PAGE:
Pompeo: Saudi Oil Attacks an ‘Act of War’ by Iran, not Yemen Rebels

SOURCE: (Fox News)

U.S. Secretary of State Mike Pompeo described the weekend bombing on Saudi oil facilities as an “act of war” and called it an “Iranian attack” on one of the world’s largest oil processing facilities.

Pompeo, speaking from Jeddah, Saudi Arabia, on Wednesday, said that even if the “fraudulent claims” of responsibility by the Yemen Houthi rebels were true, “it doesn’t change the fingerprints of the Ayatollah as having put at risk the global energy supply.”

His comments come hours after President Trump tweeted that he had ordered Treasury Secretary Steven Mnuchin to “substantially increase sanctions” on Iran, amid escalating tensions between the two countries.

Earlier this week, Trump said it was “looking like” Iran was responsible for the bombing but did not publically accuse Tehran of the attack.

“Well, it’s looking that way,” the president told reporters at the White House on Monday when asked if Iran was responsible. “We’ll let you know definitively.” He added: “That’s being checked out right now.”

Iran, who has repeatedly denied involvement in the bombings, warned Wednesday that it would “immediately” retaliate against the United States if Tehran is targeted over a crippling weekend attack on Saudi oil facilities.

The threat, which was sent via the Swiss Embassy in Tehran, also condemned previous remarks made by Secretary Pompeo and other high-ranking U.S. officials suggesting Iran was behind the move.

Earlier this week, Trump said it was “looking like” Iran was responsible for the bombing but did not publically accuse Tehran of the attack.

“Well, it’s looking that way,” the president told reporters at the White House on Monday when asked if Iran was responsible. “We’ll let you know definitively.” He added: “That’s being checked out right now.”

Iran, who has repeatedly denied involvement in the bombings, warned Wednesday that it would “immediately” retaliate against the United States if Tehran is targeted over a crippling weekend attack on Saudi oil facilities.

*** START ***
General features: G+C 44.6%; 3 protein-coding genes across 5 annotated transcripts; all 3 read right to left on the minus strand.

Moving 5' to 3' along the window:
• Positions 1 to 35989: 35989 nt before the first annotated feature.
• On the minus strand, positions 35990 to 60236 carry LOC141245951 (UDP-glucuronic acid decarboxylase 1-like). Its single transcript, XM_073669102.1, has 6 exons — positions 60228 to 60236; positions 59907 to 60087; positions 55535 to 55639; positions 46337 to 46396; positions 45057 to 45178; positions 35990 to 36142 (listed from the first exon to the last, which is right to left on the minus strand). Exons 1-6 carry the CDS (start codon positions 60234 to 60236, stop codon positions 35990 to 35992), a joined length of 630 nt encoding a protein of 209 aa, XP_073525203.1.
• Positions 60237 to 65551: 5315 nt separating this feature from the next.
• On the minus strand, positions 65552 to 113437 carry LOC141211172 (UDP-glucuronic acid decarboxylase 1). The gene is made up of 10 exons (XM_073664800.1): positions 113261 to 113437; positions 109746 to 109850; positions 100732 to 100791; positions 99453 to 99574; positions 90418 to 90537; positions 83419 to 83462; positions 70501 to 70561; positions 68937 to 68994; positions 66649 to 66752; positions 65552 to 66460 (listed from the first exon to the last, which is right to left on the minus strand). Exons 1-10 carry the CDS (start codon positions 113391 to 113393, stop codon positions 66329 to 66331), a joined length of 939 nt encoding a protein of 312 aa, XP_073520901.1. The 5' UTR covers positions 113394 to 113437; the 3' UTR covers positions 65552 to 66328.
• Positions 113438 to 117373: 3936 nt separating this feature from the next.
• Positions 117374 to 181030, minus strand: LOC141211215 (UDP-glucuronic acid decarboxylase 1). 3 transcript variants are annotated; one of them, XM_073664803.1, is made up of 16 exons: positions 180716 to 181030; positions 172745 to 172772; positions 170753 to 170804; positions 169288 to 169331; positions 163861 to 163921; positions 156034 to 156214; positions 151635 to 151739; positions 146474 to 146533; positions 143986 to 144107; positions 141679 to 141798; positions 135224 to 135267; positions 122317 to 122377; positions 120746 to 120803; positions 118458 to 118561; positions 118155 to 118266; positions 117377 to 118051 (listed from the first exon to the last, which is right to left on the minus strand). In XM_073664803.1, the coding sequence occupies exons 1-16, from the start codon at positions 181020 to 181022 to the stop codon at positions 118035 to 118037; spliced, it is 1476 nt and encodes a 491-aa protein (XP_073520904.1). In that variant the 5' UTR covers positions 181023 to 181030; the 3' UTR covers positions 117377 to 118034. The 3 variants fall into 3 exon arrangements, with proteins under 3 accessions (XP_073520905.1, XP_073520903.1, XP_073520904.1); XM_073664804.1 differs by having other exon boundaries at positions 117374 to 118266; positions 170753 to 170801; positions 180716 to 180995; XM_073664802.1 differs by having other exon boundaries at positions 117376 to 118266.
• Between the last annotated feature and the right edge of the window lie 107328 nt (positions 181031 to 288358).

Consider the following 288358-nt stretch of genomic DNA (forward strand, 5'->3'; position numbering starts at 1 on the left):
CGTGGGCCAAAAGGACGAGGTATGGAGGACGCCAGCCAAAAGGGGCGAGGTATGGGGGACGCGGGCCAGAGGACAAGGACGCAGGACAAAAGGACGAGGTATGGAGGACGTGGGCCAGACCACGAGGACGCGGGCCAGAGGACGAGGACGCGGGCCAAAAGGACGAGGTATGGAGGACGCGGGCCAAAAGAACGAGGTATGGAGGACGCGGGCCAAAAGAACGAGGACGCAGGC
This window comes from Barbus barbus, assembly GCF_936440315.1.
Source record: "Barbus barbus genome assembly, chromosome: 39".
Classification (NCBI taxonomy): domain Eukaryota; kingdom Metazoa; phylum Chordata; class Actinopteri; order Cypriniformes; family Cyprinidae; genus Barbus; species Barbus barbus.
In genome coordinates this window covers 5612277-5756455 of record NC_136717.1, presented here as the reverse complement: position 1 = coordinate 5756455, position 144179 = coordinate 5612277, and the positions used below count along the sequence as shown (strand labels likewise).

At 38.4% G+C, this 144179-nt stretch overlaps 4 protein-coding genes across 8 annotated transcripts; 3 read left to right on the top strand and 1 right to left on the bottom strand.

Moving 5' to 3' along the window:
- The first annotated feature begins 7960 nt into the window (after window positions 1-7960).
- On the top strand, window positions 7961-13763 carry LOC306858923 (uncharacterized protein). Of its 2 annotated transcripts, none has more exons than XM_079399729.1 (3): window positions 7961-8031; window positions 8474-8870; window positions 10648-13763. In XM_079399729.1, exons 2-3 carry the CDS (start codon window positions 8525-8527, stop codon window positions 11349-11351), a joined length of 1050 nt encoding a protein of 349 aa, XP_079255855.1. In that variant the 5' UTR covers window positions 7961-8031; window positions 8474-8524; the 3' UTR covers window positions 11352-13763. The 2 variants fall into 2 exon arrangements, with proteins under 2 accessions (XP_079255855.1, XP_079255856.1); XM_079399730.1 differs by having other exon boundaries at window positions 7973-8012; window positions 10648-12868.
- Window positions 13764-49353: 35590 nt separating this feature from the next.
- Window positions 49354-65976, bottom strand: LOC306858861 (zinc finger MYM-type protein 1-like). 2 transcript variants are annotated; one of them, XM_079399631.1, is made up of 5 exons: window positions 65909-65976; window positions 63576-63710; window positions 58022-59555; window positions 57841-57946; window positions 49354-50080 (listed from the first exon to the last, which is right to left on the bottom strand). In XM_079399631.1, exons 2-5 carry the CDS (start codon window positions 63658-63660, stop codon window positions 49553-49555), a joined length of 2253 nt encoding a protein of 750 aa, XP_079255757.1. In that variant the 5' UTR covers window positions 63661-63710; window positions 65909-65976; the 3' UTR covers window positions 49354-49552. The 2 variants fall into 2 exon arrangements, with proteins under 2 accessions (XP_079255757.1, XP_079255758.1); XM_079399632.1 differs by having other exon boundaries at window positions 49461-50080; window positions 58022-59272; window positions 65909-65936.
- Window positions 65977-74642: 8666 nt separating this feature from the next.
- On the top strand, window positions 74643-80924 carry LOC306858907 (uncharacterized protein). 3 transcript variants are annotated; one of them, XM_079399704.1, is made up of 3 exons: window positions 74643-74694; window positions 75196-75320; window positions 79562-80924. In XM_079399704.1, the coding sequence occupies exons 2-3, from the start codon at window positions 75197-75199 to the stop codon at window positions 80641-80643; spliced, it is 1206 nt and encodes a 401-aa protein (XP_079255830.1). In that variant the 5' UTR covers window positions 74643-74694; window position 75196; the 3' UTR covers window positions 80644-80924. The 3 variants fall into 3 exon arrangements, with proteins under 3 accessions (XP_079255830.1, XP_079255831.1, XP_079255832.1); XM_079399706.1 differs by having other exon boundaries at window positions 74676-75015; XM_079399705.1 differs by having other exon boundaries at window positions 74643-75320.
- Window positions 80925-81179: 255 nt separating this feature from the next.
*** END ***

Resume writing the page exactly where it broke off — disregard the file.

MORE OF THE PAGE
The threat, which was sent via the Swiss Embassy in Tehran, also condemned previous remarks made by Secretary Pompeo and other high-ranking U.S. officials suggesting Iran was behind the move.

“Iran’s response will be prompt and strong, and it may include broader areas than the source of attacks,” Iran’s Mehr News Agency reported.

Tehran’s Fars News Agency added that any response would be “rapid and crushing.”

Meanwhile, Saudi officials alleged on Wednesday that Iranian cruise missiles and drones were behind the attack on Sunday, showing journalists remains of the weapons. However, they stopped short of directly accusing Iran of launching the assault.

Saudi military spokesman Col. Turki al-Malki said the attack “came from the north,” without saying specifically where it originated. Iraq and Iran are to the north of Saudi Arabia across the Persian Gulf.

“The attack could not have originated from Yemen,” he said, disputing the claim by Yemen’s Iranian-backed Houthi rebels that they launched the weapons.

Saudi officials said the cruise missile, which had what appeared to be a jet engine attached to it, was a land-attack cruise missile that failed to explode.

“Almost certainly it’s Iranian-backed,” Prince Khalid bin Bandar, Saudi Arabia’s ambassador to the United Kingdom, told the BBC. “We are trying not to react too quickly because the last thing we need is more conflict in the region.”

Cmdr. Joshua Frey, a spokesman for the U.S. Navy’s 5th Fleet, declined to comment on the Saudi announcement, saying it “would be inappropriate to comment on the status of individual nations and the nature of any potential support.”

Iran’s state-run news agency also reported that the country’s president and the foreign minister may not be able to attend next week’s high-level meetings at the United Nations because the U.S. has yet to issue them valid visas.

As the host of the U.N.’s headquarters, the U.S. is mandated to offer world leaders and diplomats visas to attend meetings there. But as tensions have risen, the U.S. has put increasing restrictions on Iranians like Iranian Foreign Minister Mohammad Javad Zarif. Since becoming Iran’s president in 2013, Hassan Rouhani has spoken each year at the General Assembly.

The U.N. meeting had been viewed as an opportunity for direct talks between Rouhani and Trump amid of a summer of heightened tensions and attacks in the wake of America’s unilateral withdrawal from Iran’s nuclear deal with world powers a year ago.

However, the likelihood of such talks decreased dramatically following the Saudi oil attack, U.S. accusations that Iran was behind it and hardening comments from Iran. Yemen’s Iranian-backed Houthi rebels have claimed the attack was in response to the Saudi-led war in Yemen, which has sparked the world’s worst humanitarian crisis and killed tens of thousands of people.

Iran sent a note through Swiss diplomats in Tehran on Monday, reiterating that Tehran denies being involved in the Saudi attack, IRNA reported. The Swiss have looked after American interests in Tehran for decades.

Pompeo is traveling to Saudi Arabia for meetings after Saturday’s attack, which hit a Saudi oil field and the world’s largest crude oil processing plant.

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